the development of ARPA and of the IPTO and the centers of excellence
in US universities which made it possible to do the research that
provided the seeds for the Internet's development.

(See for example http://www.columbia.edu/~rh120/other/arpa_ipto.txt
There are other sections of the same paper at that site including
one on the centers of excellence that IPTO created.)

>The industry, politics, legislators and copyright associations are
>beginning to extend their monopolies to maintain control on the 
>internet inflicting their wills on the free use of this communication 
>space.

That is certainly a part of the problem.

But I see another part of the problem that there doesn't seem to 
be the kind of institutional form and support that is needed
to continue the scientific and technical research that created
this communication space in the first place.

I am proposing that there is a need to continue this scientific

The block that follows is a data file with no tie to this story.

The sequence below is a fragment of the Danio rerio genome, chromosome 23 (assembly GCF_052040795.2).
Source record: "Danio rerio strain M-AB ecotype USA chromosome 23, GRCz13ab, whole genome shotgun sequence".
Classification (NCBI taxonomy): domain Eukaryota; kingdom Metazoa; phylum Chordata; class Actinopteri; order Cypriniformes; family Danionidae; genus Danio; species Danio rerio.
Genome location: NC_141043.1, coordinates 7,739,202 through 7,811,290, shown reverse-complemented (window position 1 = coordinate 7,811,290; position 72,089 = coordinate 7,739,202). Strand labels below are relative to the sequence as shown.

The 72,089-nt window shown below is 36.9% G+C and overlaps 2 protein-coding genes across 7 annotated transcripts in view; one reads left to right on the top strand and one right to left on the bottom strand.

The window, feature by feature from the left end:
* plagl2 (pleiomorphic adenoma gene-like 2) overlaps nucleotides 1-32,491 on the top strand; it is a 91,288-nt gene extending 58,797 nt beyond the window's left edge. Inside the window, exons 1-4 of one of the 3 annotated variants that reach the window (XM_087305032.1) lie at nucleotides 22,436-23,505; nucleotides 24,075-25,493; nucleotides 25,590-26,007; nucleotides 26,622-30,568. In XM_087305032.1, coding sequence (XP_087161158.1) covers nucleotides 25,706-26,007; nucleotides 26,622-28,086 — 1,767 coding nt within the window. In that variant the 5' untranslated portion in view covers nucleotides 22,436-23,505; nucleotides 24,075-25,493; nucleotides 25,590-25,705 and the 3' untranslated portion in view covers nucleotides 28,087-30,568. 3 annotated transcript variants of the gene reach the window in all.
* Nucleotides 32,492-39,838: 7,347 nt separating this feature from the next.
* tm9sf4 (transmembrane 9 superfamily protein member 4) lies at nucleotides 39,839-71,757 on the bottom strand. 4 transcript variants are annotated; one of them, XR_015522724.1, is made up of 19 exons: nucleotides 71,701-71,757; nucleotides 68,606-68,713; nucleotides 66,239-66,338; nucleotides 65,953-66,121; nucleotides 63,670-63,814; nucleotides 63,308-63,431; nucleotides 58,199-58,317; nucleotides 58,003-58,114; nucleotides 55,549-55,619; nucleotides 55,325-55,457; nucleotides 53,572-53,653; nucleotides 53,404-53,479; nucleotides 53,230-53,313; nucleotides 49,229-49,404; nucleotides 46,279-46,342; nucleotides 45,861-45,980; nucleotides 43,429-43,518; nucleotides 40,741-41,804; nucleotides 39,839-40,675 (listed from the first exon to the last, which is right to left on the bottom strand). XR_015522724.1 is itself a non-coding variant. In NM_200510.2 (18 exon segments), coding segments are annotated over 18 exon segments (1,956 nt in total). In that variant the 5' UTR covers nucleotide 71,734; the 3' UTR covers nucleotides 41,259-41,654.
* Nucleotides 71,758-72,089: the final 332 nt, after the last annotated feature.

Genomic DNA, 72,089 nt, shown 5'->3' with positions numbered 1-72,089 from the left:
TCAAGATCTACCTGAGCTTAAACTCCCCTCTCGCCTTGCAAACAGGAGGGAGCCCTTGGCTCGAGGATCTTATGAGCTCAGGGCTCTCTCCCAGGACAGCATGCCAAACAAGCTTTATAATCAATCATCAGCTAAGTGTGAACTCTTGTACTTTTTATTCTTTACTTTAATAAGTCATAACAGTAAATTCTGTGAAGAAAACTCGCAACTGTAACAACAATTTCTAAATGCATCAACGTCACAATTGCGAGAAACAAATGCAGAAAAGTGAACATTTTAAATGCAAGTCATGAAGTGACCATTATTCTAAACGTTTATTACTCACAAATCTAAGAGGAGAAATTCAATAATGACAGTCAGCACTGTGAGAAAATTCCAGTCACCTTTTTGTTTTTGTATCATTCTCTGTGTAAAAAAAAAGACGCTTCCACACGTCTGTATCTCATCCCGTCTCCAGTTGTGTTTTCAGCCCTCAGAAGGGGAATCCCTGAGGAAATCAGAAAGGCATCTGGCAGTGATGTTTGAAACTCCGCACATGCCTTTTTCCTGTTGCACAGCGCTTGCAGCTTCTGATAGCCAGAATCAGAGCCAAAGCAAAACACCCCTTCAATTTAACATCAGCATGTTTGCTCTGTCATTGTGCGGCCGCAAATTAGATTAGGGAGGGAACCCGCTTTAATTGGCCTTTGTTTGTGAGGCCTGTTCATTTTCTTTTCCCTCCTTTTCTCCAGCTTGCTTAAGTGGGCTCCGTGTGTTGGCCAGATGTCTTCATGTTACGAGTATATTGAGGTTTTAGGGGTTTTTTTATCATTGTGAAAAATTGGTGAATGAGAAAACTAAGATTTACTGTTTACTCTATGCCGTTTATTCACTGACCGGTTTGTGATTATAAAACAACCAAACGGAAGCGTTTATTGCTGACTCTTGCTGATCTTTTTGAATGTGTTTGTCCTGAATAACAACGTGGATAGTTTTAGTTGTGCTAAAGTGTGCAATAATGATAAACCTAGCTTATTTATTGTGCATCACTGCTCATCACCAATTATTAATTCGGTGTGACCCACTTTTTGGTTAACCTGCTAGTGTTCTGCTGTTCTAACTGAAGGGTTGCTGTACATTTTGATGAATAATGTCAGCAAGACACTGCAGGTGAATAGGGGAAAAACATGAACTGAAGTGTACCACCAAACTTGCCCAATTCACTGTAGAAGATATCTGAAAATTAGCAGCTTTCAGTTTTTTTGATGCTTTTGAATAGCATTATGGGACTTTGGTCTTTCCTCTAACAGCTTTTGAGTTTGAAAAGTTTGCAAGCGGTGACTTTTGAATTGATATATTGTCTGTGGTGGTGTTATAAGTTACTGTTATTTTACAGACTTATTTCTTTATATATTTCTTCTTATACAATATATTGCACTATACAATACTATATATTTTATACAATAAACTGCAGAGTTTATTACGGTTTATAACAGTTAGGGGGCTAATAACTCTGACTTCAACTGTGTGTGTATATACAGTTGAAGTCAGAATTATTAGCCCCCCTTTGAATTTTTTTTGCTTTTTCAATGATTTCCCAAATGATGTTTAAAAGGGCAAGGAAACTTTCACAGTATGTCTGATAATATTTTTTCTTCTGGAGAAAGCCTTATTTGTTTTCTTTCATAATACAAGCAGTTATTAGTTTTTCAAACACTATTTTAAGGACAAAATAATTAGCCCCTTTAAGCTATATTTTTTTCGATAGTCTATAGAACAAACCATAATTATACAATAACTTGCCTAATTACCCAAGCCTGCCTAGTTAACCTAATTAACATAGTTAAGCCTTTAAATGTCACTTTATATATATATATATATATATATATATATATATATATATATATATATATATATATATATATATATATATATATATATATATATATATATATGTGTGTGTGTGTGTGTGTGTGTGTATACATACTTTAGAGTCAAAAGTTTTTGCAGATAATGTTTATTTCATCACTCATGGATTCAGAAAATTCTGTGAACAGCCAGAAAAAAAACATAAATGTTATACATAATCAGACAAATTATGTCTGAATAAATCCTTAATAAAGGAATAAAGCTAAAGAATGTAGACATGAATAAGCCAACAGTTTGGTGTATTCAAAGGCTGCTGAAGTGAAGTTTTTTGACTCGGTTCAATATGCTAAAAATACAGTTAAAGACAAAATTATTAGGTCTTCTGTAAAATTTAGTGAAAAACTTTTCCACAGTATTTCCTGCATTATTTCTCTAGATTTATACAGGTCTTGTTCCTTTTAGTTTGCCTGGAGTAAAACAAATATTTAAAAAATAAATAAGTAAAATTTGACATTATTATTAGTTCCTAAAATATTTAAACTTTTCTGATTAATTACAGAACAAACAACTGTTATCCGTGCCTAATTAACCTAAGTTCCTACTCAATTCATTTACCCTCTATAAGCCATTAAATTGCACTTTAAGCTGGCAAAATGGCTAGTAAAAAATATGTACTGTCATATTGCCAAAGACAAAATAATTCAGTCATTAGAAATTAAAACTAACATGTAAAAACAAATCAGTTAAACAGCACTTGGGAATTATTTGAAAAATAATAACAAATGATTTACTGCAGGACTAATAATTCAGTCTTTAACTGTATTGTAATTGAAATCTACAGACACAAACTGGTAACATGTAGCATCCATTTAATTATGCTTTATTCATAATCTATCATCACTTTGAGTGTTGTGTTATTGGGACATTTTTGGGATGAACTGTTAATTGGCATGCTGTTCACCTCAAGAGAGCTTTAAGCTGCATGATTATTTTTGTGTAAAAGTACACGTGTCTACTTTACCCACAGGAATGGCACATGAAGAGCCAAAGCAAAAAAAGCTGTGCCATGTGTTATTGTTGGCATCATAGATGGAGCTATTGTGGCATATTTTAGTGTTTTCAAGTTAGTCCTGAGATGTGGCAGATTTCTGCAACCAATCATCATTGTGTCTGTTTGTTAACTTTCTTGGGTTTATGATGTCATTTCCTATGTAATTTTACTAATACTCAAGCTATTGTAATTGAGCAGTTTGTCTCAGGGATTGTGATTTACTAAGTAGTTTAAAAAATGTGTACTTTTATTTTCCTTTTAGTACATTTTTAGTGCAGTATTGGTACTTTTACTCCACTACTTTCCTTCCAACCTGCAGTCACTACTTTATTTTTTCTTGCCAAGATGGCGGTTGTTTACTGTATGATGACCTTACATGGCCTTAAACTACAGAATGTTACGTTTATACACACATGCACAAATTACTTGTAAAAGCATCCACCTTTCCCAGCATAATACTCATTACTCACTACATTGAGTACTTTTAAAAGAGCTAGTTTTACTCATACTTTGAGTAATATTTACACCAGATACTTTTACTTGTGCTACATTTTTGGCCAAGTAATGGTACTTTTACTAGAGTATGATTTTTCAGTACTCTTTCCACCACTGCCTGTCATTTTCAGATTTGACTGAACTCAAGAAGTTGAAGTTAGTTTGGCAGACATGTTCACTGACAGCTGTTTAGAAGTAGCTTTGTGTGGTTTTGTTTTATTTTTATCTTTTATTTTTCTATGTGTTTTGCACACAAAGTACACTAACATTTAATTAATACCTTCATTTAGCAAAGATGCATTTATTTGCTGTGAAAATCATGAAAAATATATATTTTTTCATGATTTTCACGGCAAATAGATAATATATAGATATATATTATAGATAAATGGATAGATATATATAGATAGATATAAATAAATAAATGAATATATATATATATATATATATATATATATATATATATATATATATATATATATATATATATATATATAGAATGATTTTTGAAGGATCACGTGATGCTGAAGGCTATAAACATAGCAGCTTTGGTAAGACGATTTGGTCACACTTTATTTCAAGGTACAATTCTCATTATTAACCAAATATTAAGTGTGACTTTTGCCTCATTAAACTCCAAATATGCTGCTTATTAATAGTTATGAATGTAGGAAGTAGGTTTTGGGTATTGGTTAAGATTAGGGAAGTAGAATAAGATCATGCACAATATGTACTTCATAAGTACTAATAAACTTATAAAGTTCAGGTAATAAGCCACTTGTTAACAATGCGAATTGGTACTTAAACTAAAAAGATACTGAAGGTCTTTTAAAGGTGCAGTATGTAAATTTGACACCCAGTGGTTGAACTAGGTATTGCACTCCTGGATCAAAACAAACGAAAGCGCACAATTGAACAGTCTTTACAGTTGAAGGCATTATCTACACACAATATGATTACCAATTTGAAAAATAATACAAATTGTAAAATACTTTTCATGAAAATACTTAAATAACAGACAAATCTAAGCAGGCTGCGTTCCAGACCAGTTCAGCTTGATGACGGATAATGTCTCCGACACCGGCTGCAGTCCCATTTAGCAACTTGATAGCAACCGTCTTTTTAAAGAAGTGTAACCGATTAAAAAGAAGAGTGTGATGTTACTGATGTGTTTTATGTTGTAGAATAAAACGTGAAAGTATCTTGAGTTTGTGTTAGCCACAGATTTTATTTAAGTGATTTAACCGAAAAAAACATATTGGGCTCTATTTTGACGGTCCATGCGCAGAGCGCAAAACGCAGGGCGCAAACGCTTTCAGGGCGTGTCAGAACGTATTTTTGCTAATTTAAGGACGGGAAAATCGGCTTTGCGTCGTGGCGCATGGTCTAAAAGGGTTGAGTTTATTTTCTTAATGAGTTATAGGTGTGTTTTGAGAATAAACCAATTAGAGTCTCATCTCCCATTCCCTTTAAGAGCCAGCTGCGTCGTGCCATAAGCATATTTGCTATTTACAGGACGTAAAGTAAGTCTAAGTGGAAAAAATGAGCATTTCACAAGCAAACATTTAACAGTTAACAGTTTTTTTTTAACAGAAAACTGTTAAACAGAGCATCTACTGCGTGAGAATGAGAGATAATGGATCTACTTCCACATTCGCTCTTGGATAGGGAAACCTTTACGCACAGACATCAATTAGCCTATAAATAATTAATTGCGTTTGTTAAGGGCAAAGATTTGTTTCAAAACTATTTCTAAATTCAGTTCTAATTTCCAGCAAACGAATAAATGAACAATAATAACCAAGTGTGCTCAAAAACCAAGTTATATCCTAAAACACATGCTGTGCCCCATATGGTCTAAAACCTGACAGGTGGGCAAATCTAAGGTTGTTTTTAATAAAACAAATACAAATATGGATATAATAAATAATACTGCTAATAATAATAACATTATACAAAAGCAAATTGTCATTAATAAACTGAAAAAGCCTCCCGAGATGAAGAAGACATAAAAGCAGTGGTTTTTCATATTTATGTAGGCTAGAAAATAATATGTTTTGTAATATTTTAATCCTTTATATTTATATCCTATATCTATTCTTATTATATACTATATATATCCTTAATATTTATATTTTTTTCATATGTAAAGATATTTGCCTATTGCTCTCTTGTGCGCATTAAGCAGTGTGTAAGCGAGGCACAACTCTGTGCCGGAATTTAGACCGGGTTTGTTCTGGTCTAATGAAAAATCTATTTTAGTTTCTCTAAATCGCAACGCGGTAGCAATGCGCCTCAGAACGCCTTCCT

work as well to determine how to protect and extend this communication
space.

How do you protect cooperative, sharing technical developments
-- the Internet was created to make sharing possible - it is
in essence an entity for sharing.

The technical and scientific research was creating this sharing
entity.

Now the technical and scientific research seem to be geared toward
figuring out how to protect copyright holders and trademarks etc.

Thus even if one wins the present battle over the Internet and 
its infrastructure, the future development being researched is
how to create classes on the Internet, rather than how to ensure
that the sharing continues.

>It is the use of unfair powers that are the dark part of the net 
>and is a threat to the many thousands of people and small businesses 
>whose indefensible minds and voices are reaching out while they are 
>being drowned out by the din of intruding corporate market forces. 

There is a need to figure out how to identify the netizen spirit
on the Internet and how to support those who are trying to contribute